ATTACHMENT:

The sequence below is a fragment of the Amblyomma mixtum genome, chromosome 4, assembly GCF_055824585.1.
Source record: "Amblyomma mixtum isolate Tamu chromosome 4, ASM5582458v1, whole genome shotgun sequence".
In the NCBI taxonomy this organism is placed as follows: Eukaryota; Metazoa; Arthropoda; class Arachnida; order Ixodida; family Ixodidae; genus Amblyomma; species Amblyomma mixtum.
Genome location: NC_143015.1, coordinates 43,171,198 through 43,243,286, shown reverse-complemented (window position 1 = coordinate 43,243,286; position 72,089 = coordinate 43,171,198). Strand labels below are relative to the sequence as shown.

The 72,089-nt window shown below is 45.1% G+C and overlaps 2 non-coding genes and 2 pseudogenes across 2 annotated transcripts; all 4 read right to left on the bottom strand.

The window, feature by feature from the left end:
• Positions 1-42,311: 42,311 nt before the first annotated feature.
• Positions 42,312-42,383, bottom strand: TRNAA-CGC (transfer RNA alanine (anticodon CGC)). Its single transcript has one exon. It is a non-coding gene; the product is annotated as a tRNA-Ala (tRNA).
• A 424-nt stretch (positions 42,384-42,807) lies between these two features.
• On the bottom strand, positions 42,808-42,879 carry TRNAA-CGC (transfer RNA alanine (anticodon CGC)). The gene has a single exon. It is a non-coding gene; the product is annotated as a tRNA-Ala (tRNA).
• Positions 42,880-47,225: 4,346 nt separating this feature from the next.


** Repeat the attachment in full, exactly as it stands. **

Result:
The sequence below is a fragment of the Amblyomma mixtum genome, chromosome 4, assembly GCF_055824585.1.
Source record: "Amblyomma mixtum isolate Tamu chromosome 4, ASM5582458v1, whole genome shotgun sequence".
In the NCBI taxonomy this organism is placed as follows: Eukaryota; Metazoa; Arthropoda; class Arachnida; order Ixodida; family Ixodidae; genus Amblyomma; species Amblyomma mixtum.
Genome location: NC_143015.1, coordinates 43,171,198 through 43,243,286, shown reverse-complemented (window position 1 = coordinate 43,243,286; position 72,089 = coordinate 43,171,198). Strand labels below are relative to the sequence as shown.

The 72,089-nt window shown below is 45.1% G+C and overlaps 2 non-coding genes and 2 pseudogenes across 2 annotated transcripts; all 4 read right to left on the bottom strand.

The window, feature by feature from the left end:
• Positions 1-42,311: 42,311 nt before the first annotated feature.
• Positions 42,312-42,383, bottom strand: TRNAA-CGC (transfer RNA alanine (anticodon CGC)). Its single transcript has one exon. It is a non-coding gene; the product is annotated as a tRNA-Ala (tRNA).
• A 424-nt stretch (positions 42,384-42,807) lies between these two features.
• On the bottom strand, positions 42,808-42,879 carry TRNAA-CGC (transfer RNA alanine (anticodon CGC)). The gene has a single exon. It is a non-coding gene; the product is annotated as a tRNA-Ala (tRNA).
• Positions 42,880-47,225: 4,346 nt separating this feature from the next.